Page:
How to Creatively Promote your Event to Potential Sponsors in Social Media Effectively
Hosting an event takes working hours, effort, countless hours in planning and organizing the event and a ton of money. Not every startup has that sort of capital available, but it’s crucial to raise awareness and build support through events. If you plan on hosting an event for your startup, you’re also going to be tackling a major question: how are you going to fund it?
While established organizations might have a generous marketing budget to dip into, smaller companies don’t have that luxury and likely will need some help. A great financing option when you’re working with a small budget is to seek out sponsors.
Acquiring sponsors can be a time consuming, disheartening process. Some of your proposals will be rejected or you may even not get a response at all. You must prepare yourself for this as a startup founder, brace your steely resolve and carry on. Luckily, there’s a few tips that you can incorporate into your planning to make your event an attractive sponsorship opportunity.
The Power Of Event Sponsorships
Events large and small depend on sponsorships as the key to powerful marketing for their event. Not only can event sponsorships raise funds for your organization to host the event, they can also open up opportunities for:
- Building brand awareness
- Increasing sales
- Improving your brand image
Ultimately, there’s a lot your organization can gain from this sort of strategic partnership. But how do you acquire sponsors if you’ve never done it before? Here’s what you need to know:
How to Choose a Sponsor for Your Event
The first key in choosing the best sponsors for your events is to have a thorough understanding of your event goals, know what you want out of a sponsorship, exactly, and get a clear understanding on how your event provides value to potential sponsors.
Choosing who to reach out to can be overwhelming when you’re first getting started. The reputation of prospective sponsors and their perspective on events will help determine the relationship you’ll ultimately develop with them and can even determine how successful your event will be overall. You’ll want to look for the following in sponsor relationships:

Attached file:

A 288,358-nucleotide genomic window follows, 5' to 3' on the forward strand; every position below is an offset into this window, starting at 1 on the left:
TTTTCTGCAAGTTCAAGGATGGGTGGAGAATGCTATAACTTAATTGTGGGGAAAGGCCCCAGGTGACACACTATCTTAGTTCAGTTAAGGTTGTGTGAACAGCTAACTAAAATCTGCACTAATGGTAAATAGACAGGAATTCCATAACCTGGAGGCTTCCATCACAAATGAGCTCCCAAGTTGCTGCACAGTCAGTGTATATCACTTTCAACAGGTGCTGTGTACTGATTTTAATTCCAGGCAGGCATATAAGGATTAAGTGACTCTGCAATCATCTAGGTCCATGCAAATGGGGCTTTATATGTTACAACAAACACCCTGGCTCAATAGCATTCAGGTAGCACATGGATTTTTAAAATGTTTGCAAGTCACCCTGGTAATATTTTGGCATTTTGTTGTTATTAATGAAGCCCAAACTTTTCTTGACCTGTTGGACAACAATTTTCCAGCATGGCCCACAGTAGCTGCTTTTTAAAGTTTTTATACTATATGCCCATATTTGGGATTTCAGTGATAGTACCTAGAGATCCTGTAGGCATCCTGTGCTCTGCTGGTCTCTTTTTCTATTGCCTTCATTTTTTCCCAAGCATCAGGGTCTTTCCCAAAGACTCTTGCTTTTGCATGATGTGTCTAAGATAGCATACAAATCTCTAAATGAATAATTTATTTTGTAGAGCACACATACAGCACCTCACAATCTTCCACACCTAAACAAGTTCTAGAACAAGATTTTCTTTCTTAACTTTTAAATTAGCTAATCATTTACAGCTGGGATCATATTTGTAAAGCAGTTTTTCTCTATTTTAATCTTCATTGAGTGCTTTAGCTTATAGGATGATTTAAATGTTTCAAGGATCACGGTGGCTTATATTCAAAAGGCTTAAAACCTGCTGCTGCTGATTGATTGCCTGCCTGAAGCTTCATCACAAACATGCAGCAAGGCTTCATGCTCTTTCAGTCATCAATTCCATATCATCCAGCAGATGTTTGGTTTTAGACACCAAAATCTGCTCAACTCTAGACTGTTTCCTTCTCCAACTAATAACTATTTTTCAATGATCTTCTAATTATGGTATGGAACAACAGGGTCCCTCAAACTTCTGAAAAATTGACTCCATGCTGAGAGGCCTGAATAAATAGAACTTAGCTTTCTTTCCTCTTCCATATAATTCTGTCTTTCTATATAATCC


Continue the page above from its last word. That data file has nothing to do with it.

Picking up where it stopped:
- Sponsors who understand the value behind this type of marketing. Whether the prospect has sponsored an event before or not, your job is still to convince them that the investment will pay off no matter what.
- Sponsors whose audience shares similar demographics and interests with yours. It’s impossible to align 100% with any one brand, but you can identify the key points to highlight in your event and pick prospective sponsors who share these.
- Sponsors who focus on event ROI. You will always be able to find vanity sponsors that like to stick their names on an event and call it good. In order to get the most out of your relationship with the sponsor, you’ll want to develop relationships with organizations who understand that this is a relationship built on reciprocity.
How to Choose a Sponsor
It takes a little creativity and a lot of hard work, but finding options for prospective sponsors to sponsor your event is an easily attainable goal when executed properly. Here’s 5 ways to acquire sponsors for your event:
- Use Digital Networks To Find And Secure Sponsors
This is a common problem for event planners and prospective sponsors alike. Here are the tools to use:
- Sponsorpark: This is best for corporate sponsors and events that are organized under arts, entertainment, sports, festivals, and special causes
- SponsorMyEvent: Join the ranks of Forbes and TEDx and become another brand that uses this search engine.
- SponsorPitch: Search their database of potential sponsors and export sponsor data with your team in this tool.